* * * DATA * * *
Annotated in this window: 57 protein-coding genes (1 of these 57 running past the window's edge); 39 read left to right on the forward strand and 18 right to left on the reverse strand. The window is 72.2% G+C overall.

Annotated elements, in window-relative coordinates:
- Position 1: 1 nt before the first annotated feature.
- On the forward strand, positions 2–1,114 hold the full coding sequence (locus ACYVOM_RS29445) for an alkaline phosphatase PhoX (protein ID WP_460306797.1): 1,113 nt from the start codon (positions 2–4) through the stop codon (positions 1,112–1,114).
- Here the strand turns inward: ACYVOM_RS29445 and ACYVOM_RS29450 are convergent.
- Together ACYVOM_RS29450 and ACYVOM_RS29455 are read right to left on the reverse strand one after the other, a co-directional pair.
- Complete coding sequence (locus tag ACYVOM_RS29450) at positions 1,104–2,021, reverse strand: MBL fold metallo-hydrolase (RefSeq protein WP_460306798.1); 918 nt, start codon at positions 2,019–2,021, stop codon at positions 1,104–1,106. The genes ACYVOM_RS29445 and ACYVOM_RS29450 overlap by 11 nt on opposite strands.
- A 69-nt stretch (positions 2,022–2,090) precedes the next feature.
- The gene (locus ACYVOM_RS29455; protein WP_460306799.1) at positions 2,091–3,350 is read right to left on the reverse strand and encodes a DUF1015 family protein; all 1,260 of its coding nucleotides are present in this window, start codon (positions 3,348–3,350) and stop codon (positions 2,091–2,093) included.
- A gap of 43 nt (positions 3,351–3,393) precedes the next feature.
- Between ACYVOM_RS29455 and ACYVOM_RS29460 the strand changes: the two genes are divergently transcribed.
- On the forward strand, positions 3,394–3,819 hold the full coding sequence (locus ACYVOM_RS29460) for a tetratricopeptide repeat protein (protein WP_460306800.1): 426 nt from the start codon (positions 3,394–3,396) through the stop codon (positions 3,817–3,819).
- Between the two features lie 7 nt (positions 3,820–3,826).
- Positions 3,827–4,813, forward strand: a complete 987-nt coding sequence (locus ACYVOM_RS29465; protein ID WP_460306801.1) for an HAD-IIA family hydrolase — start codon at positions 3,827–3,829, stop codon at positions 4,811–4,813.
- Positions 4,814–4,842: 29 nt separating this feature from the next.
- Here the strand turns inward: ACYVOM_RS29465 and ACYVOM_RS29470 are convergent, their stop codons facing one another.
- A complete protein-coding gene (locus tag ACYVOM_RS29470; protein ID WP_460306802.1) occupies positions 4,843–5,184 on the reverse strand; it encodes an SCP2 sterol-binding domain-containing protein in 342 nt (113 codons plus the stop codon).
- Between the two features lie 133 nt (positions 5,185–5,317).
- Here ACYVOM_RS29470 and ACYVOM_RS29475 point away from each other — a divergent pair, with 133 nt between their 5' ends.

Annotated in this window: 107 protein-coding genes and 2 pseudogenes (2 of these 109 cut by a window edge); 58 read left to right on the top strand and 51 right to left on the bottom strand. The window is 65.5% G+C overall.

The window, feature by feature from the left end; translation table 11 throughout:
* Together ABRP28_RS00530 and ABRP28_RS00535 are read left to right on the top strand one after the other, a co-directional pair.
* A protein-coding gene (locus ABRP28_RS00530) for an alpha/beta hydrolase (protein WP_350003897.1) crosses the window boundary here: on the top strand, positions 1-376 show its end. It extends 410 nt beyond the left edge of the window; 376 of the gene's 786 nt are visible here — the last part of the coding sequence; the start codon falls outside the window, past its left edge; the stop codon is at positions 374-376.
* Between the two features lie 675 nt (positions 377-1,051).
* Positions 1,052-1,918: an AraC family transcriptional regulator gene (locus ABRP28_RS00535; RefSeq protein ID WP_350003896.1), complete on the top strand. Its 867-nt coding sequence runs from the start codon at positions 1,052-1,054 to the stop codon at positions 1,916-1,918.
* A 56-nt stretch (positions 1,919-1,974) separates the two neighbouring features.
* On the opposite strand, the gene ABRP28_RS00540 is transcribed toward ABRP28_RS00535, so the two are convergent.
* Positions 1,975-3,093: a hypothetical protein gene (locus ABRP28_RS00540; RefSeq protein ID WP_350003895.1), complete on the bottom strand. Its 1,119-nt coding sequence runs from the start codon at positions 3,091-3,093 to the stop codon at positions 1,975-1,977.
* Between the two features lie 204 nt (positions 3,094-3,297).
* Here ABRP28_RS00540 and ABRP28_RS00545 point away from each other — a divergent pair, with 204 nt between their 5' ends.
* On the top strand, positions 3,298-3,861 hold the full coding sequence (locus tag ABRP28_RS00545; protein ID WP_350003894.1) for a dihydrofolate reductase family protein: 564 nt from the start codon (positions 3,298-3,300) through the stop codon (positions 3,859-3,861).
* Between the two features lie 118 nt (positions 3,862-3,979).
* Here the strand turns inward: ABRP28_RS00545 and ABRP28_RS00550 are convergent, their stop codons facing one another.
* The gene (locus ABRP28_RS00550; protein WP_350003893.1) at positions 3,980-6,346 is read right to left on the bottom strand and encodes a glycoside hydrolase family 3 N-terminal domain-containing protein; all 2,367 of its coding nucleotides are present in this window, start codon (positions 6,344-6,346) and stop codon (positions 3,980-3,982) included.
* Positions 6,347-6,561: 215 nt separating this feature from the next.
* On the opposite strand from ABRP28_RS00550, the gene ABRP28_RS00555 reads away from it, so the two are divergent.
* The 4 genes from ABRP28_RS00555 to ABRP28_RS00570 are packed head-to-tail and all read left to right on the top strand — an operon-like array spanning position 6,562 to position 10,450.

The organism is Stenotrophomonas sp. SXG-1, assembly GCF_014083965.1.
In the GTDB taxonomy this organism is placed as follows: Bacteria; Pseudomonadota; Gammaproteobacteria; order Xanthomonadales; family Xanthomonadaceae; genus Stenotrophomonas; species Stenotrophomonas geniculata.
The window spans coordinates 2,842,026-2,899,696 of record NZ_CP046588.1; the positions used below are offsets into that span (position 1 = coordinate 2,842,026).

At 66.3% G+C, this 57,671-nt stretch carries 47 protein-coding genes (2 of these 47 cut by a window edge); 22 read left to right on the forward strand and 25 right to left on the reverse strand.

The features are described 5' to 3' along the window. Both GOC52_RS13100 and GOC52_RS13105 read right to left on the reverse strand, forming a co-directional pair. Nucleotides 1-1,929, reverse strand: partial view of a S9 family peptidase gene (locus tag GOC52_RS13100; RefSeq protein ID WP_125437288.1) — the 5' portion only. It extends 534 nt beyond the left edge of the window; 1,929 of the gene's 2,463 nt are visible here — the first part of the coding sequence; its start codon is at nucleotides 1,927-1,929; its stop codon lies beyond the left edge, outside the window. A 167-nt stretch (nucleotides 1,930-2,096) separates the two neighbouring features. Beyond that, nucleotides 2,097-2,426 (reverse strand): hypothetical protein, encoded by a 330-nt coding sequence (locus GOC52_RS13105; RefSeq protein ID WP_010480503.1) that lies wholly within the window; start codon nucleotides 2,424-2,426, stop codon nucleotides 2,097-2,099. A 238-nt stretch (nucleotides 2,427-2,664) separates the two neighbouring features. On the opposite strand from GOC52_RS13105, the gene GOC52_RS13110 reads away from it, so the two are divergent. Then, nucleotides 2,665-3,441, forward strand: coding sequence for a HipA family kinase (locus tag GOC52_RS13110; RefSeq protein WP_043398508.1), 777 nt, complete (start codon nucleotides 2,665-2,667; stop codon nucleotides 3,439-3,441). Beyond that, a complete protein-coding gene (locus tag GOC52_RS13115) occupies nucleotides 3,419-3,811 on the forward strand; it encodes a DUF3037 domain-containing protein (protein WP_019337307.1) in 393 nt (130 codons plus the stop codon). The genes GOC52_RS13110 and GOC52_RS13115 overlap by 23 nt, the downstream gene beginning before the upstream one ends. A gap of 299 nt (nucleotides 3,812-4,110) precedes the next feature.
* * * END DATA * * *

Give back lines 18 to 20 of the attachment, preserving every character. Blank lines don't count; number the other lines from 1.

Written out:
- Between the two features lie 133 nt (positions 5,185–5,317).
- Here ACYVOM_RS29470 and ACYVOM_RS29475 point away from each other — a divergent pair, with 133 nt between their 5' ends.

Annotated in this window: 107 protein-coding genes and 2 pseudogenes (2 of these 109 cut by a window edge); 58 read left to right on the top strand and 51 right to left on the bottom strand. The window is 65.5% G+C overall.